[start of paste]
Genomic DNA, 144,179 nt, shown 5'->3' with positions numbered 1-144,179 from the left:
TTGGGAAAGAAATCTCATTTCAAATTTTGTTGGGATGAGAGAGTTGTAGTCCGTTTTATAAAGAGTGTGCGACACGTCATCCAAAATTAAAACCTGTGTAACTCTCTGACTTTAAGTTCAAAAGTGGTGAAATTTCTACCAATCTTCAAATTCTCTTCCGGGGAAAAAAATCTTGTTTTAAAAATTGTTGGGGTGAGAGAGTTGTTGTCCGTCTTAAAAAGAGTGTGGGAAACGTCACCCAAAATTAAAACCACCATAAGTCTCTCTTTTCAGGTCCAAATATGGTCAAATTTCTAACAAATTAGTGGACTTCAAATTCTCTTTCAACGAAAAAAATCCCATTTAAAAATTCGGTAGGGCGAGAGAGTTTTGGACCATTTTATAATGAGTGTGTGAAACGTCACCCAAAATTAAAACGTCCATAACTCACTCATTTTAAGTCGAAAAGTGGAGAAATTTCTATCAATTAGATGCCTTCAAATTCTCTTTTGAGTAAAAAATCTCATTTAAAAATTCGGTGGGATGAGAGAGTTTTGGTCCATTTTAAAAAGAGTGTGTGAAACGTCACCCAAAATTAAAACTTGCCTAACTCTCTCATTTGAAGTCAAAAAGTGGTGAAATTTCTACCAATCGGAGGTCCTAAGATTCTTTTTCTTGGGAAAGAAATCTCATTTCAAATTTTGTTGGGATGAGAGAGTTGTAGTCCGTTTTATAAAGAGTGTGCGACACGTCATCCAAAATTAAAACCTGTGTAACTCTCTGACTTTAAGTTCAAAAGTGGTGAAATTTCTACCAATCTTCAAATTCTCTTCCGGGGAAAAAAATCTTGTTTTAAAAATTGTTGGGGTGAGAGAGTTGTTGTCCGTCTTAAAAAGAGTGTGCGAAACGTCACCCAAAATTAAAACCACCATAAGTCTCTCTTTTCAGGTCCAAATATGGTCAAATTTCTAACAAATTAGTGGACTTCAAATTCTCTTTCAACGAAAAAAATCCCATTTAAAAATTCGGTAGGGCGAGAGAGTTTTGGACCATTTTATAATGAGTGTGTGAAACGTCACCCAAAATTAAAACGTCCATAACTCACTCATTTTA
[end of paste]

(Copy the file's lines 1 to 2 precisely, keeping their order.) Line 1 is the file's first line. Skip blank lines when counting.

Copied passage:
Genomic DNA, 144,179 nt, shown 5'->3' with positions numbered 1-144,179 from the left:
TTGGGAAAGAAATCTCATTTCAAATTTTGTTGGGATGAGAGAGTTGTAGTCCGTTTTATAAAGAGTGTGCGACACGTCATCCAAAATTAAAACCTGTGTAACTCTCTGACTTTAAGTTCAAAAGTGGTGAAATTTCTACCAATCTTCAAATTCTCTTCCGGGGAAAAAAATCTTGTTTTAAAAATTGTTGGGGTGAGAGAGTTGTTGTCCGTCTTAAAAAGAGTGTGGGAAACGTCACCCAAAATTAAAACCACCATAAGTCTCTCTTTTCAGGTCCAAATATGGTCAAATTTCTAACAAATTAGTGGACTTCAAATTCTCTTTCAACGAAAAAAATCCCATTTAAAAATTCGGTAGGGCGAGAGAGTTTTGGACCATTTTATAATGAGTGTGTGAAACGTCACCCAAAATTAAAACGTCCATAACTCACTCATTTTAAGTCGAAAAGTGGAGAAATTTCTATCAATTAGATGCCTTCAAATTCTCTTTTGAGTAAAAAATCTCATTTAAAAATTCGGTGGGATGAGAGAGTTTTGGTCCATTTTAAAAAGAGTGTGTGAAACGTCACCCAAAATTAAAACTTGCCTAACTCTCTCATTTGAAGTCAAAAAGTGGTGAAATTTCTACCAATCGGAGGTCCTAAGATTCTTTTTCTTGGGAAAGAAATCTCATTTCAAATTTTGTTGGGATGAGAGAGTTGTAGTCCGTTTTATAAAGAGTGTGCGACACGTCATCCAAAATTAAAACCTGTGTAACTCTCTGACTTTAAGTTCAAAAGTGGTGAAATTTCTACCAATCTTCAAATTCTCTTCCGGGGAAAAAAATCTTGTTTTAAAAATTGTTGGGGTGAGAGAGTTGTTGTCCGTCTTAAAAAGAGTGTGCGAAACGTCACCCAAAATTAAAACCACCATAAGTCTCTCTTTTCAGGTCCAAATATGGTCAAATTTCTAACAAATTAGTGGACTTCAAATTCTCTTTCAACGAAAAAAATCCCATTTAAAAATTCGGTAGGGCGAGAGAGTTTTGGACCATTTTATAATGAGTGTGTGAAACGTCACCCAAAATTAAAACGTCCATAACTCACTCATTTTA